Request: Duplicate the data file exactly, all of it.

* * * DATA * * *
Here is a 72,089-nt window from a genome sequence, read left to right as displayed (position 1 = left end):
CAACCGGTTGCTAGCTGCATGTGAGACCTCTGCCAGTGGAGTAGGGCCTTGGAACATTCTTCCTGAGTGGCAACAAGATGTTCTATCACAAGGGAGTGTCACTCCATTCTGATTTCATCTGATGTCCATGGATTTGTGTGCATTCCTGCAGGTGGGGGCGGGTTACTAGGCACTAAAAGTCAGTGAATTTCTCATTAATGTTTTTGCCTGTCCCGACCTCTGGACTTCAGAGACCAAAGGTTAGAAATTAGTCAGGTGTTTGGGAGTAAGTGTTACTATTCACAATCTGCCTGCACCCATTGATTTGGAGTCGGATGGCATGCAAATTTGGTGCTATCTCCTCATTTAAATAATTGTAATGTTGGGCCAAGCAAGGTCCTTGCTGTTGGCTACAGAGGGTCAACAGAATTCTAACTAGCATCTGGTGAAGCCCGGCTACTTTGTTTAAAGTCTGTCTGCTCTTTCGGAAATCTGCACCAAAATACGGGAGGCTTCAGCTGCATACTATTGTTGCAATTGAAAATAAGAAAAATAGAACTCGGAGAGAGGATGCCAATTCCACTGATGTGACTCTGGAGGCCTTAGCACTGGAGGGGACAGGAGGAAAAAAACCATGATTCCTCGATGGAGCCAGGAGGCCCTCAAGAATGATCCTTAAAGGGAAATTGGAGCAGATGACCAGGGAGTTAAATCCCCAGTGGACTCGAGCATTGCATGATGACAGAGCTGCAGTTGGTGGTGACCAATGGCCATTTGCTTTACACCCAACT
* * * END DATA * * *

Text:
Here is a 72,089-nt window from a genome sequence, read left to right as displayed (position 1 = left end):
CAACCGGTTGCTAGCTGCATGTGAGACCTCTGCCAGTGGAGTAGGGCCTTGGAACATTCTTCCTGAGTGGCAACAAGATGTTCTATCACAAGGGAGTGTCACTCCATTCTGATTTCATCTGATGTCCATGGATTTGTGTGCATTCCTGCAGGTGGGGGCGGGTTACTAGGCACTAAAAGTCAGTGAATTTCTCATTAATGTTTTTGCCTGTCCCGACCTCTGGACTTCAGAGACCAAAGGTTAGAAATTAGTCAGGTGTTTGGGAGTAAGTGTTACTATTCACAATCTGCCTGCACCCATTGATTTGGAGTCGGATGGCATGCAAATTTGGTGCTATCTCCTCATTTAAATAATTGTAATGTTGGGCCAAGCAAGGTCCTTGCTGTTGGCTACAGAGGGTCAACAGAATTCTAACTAGCATCTGGTGAAGCCCGGCTACTTTGTTTAAAGTCTGTCTGCTCTTTCGGAAATCTGCACCAAAATACGGGAGGCTTCAGCTGCATACTATTGTTGCAATTGAAAATAAGAAAAATAGAACTCGGAGAGAGGATGCCAATTCCACTGATGTGACTCTGGAGGCCTTAGCACTGGAGGGGACAGGAGGAAAAAAACCATGATTCCTCGATGGAGCCAGGAGGCCCTCAAGAATGATCCTTAAAGGGAAATTGGAGCAGATGACCAGGGAGTTAAATCCCCAGTGGACTCGAGCATTGCATGATGACAGAGCTGCAGTTGGTGGTGACCAATGGCCATTTGCTTTACACCCAACT